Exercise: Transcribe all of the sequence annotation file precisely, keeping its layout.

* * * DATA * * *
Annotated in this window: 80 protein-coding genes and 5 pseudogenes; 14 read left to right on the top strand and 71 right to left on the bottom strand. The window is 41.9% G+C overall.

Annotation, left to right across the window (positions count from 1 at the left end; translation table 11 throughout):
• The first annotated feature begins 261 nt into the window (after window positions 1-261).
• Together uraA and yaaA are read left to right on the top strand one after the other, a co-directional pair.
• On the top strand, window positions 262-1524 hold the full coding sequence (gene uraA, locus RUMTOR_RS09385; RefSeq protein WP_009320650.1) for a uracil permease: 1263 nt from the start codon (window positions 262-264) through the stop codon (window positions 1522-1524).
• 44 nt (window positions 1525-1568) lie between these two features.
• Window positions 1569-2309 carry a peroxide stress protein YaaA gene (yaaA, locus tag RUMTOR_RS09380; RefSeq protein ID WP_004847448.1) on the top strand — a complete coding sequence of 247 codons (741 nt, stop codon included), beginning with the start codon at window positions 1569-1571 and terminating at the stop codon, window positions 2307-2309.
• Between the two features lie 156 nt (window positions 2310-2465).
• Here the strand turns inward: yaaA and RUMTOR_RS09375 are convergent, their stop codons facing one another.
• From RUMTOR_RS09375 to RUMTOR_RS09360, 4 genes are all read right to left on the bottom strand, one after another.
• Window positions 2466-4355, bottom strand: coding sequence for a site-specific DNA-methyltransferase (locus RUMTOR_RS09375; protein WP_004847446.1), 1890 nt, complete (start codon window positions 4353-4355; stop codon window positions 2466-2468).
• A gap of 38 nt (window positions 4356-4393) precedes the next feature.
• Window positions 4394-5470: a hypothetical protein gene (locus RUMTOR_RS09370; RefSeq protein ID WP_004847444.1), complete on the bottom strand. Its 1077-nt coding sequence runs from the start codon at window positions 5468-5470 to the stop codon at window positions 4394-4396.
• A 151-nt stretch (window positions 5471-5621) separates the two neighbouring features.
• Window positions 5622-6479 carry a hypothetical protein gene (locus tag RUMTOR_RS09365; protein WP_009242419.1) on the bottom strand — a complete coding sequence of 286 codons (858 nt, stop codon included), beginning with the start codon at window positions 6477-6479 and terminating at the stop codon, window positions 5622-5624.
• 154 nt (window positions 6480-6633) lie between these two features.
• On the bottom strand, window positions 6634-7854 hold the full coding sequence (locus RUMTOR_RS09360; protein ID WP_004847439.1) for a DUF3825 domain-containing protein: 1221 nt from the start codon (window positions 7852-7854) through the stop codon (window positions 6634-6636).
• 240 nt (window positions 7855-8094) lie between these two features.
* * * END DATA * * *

Annotated in this window: 80 protein-coding genes and 5 pseudogenes; 14 read left to right on the top strand and 71 right to left on the bottom strand. The window is 41.9% G+C overall.

Annotation, left to right across the window (positions count from 1 at the left end; translation table 11 throughout):
• The first annotated feature begins 261 nt into the window (after window positions 1-261).
• Together uraA and yaaA are read left to right on the top strand one after the other, a co-directional pair.
• On the top strand, window positions 262-1524 hold the full coding sequence (gene uraA, locus RUMTOR_RS09385; RefSeq protein WP_009320650.1) for a uracil permease: 1263 nt from the start codon (window positions 262-264) through the stop codon (window positions 1522-1524).
• 44 nt (window positions 1525-1568) lie between these two features.
• Window positions 1569-2309 carry a peroxide stress protein YaaA gene (yaaA, locus tag RUMTOR_RS09380; RefSeq protein ID WP_004847448.1) on the top strand — a complete coding sequence of 247 codons (741 nt, stop codon included), beginning with the start codon at window positions 1569-1571 and terminating at the stop codon, window positions 2307-2309.
• Between the two features lie 156 nt (window positions 2310-2465).
• Here the strand turns inward: yaaA and RUMTOR_RS09375 are convergent, their stop codons facing one another.
• From RUMTOR_RS09375 to RUMTOR_RS09360, 4 genes are all read right to left on the bottom strand, one after another.
• Window positions 2466-4355, bottom strand: coding sequence for a site-specific DNA-methyltransferase (locus RUMTOR_RS09375; protein WP_004847446.1), 1890 nt, complete (start codon window positions 4353-4355; stop codon window positions 2466-2468).
• A gap of 38 nt (window positions 4356-4393) precedes the next feature.
• Window positions 4394-5470: a hypothetical protein gene (locus RUMTOR_RS09370; RefSeq protein ID WP_004847444.1), complete on the bottom strand. Its 1077-nt coding sequence runs from the start codon at window positions 5468-5470 to the stop codon at window positions 4394-4396.
• A 151-nt stretch (window positions 5471-5621) separates the two neighbouring features.
• Window positions 5622-6479 carry a hypothetical protein gene (locus tag RUMTOR_RS09365; protein WP_009242419.1) on the bottom strand — a complete coding sequence of 286 codons (858 nt, stop codon included), beginning with the start codon at window positions 6477-6479 and terminating at the stop codon, window positions 5622-5624.
• 154 nt (window positions 6480-6633) lie between these two features.
• On the bottom strand, window positions 6634-7854 hold the full coding sequence (locus RUMTOR_RS09360; protein ID WP_004847439.1) for a DUF3825 domain-containing protein: 1221 nt from the start codon (window positions 7852-7854) through the stop codon (window positions 6634-6636).
• 240 nt (window positions 7855-8094) lie between these two features.